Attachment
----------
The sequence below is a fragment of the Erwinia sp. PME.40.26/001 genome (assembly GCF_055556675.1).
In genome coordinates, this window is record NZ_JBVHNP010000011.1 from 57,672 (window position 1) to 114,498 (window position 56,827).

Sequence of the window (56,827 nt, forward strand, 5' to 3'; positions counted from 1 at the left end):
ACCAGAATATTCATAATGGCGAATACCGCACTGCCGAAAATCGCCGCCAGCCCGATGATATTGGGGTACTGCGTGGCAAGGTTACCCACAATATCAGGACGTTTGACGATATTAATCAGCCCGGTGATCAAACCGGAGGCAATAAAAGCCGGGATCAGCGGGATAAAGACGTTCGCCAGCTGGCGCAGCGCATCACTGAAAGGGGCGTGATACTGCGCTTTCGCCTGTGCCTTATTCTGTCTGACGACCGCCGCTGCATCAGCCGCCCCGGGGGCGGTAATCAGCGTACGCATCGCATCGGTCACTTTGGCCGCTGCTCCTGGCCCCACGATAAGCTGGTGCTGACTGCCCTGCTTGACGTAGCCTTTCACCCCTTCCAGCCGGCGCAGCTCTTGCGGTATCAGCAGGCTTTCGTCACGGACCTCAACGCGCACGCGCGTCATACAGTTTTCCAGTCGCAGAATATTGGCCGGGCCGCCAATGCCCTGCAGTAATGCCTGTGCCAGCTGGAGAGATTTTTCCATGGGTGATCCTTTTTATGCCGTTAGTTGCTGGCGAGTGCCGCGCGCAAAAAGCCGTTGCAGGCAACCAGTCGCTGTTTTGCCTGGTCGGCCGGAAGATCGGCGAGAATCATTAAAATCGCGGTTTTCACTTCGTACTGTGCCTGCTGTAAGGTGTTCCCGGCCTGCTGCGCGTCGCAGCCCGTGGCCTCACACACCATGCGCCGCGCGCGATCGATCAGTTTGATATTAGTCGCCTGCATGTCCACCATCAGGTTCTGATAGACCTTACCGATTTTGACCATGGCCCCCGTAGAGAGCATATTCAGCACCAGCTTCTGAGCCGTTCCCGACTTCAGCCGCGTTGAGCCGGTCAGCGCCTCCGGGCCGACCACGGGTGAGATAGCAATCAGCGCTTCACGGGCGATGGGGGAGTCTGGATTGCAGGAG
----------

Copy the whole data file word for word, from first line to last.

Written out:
The sequence below is a fragment of the Erwinia sp. PME.40.26/001 genome (assembly GCF_055556675.1).
In genome coordinates, this window is record NZ_JBVHNP010000011.1 from 57,672 (window position 1) to 114,498 (window position 56,827).

Sequence of the window (56,827 nt, forward strand, 5' to 3'; positions counted from 1 at the left end):
ACCAGAATATTCATAATGGCGAATACCGCACTGCCGAAAATCGCCGCCAGCCCGATGATATTGGGGTACTGCGTGGCAAGGTTACCCACAATATCAGGACGTTTGACGATATTAATCAGCCCGGTGATCAAACCGGAGGCAATAAAAGCCGGGATCAGCGGGATAAAGACGTTCGCCAGCTGGCGCAGCGCATCACTGAAAGGGGCGTGATACTGCGCTTTCGCCTGTGCCTTATTCTGTCTGACGACCGCCGCTGCATCAGCCGCCCCGGGGGCGGTAATCAGCGTACGCATCGCATCGGTCACTTTGGCCGCTGCTCCTGGCCCCACGATAAGCTGGTGCTGACTGCCCTGCTTGACGTAGCCTTTCACCCCTTCCAGCCGGCGCAGCTCTTGCGGTATCAGCAGGCTTTCGTCACGGACCTCAACGCGCACGCGCGTCATACAGTTTTCCAGTCGCAGAATATTGGCCGGGCCGCCAATGCCCTGCAGTAATGCCTGTGCCAGCTGGAGAGATTTTTCCATGGGTGATCCTTTTTATGCCGTTAGTTGCTGGCGAGTGCCGCGCGCAAAAAGCCGTTGCAGGCAACCAGTCGCTGTTTTGCCTGGTCGGCCGGAAGATCGGCGAGAATCATTAAAATCGCGGTTTTCACTTCGTACTGTGCCTGCTGTAAGGTGTTCCCGGCCTGCTGCGCGTCGCAGCCCGTGGCCTCACACACCATGCGCCGCGCGCGATCGATCAGTTTGATATTAGTCGCCTGCATGTCCACCATCAGGTTCTGATAGACCTTACCGATTTTGACCATGGCCCCCGTAGAGAGCATATTCAGCACCAGCTTCTGAGCCGTTCCCGACTTCAGCCGCGTTGAGCCGGTCAGCGCCTCCGGGCCGACCACGGGTGAGATAGCAATCAGCGCTTCACGGGCGATGGGGGAGTCTGGATTGCAGGAG